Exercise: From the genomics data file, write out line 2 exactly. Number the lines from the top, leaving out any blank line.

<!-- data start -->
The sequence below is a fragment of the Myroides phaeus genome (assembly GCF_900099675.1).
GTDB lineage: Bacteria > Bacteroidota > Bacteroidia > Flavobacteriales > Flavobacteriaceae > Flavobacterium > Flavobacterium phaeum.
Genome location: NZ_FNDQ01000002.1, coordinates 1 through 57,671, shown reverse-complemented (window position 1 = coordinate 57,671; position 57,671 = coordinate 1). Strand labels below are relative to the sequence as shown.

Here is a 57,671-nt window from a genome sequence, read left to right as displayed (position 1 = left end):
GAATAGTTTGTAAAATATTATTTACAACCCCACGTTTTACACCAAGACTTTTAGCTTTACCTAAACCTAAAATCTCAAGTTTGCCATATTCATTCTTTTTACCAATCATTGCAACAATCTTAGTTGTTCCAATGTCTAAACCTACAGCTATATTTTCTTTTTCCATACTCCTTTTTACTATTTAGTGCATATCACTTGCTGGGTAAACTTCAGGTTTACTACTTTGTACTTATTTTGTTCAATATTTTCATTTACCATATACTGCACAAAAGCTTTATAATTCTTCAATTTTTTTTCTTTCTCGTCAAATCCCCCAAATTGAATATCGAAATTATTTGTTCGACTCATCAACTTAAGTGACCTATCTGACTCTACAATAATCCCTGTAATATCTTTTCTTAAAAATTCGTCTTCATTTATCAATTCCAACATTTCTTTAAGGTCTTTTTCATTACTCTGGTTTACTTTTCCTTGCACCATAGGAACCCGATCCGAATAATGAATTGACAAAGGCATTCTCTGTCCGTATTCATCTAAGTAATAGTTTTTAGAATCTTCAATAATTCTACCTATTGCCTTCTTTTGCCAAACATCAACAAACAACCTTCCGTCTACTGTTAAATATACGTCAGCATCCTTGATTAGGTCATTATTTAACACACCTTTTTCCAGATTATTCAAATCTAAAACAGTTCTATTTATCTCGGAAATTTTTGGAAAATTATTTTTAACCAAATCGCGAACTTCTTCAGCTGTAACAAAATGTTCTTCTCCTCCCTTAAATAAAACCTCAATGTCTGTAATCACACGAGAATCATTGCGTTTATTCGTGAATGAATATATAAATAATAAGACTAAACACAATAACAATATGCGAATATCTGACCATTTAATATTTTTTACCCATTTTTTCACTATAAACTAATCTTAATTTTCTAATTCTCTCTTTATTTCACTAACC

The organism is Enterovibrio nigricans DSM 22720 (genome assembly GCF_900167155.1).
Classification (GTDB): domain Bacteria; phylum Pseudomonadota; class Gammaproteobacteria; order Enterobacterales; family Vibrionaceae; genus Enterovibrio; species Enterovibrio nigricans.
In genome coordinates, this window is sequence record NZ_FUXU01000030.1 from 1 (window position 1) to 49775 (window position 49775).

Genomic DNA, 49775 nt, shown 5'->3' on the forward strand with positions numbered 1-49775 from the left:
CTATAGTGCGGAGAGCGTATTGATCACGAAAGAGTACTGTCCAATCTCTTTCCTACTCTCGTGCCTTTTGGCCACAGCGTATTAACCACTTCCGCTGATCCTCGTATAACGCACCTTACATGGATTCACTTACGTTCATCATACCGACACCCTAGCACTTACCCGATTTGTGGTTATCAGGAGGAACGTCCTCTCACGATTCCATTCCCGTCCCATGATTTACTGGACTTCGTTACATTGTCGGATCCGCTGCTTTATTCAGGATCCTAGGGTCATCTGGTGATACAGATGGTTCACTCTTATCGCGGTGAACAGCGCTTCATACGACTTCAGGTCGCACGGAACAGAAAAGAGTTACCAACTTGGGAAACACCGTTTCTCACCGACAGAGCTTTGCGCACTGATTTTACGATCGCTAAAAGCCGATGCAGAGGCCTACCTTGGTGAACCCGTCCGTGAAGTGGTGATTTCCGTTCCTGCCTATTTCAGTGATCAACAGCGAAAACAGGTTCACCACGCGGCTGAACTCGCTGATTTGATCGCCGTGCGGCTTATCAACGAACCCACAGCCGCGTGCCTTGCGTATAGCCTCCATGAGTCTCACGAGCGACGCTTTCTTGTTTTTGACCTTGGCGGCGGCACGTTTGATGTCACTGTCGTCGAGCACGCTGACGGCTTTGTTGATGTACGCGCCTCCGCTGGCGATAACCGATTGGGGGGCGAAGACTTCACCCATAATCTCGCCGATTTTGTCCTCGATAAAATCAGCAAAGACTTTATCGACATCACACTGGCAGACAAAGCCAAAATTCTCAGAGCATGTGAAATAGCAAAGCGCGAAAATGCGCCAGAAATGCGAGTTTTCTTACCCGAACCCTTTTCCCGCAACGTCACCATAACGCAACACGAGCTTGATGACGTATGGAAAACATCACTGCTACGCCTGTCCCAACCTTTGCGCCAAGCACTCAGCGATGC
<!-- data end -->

GTDB lineage: Bacteria > Bacteroidota > Bacteroidia > Flavobacteriales > Flavobacteriaceae > Flavobacterium > Flavobacterium phaeum.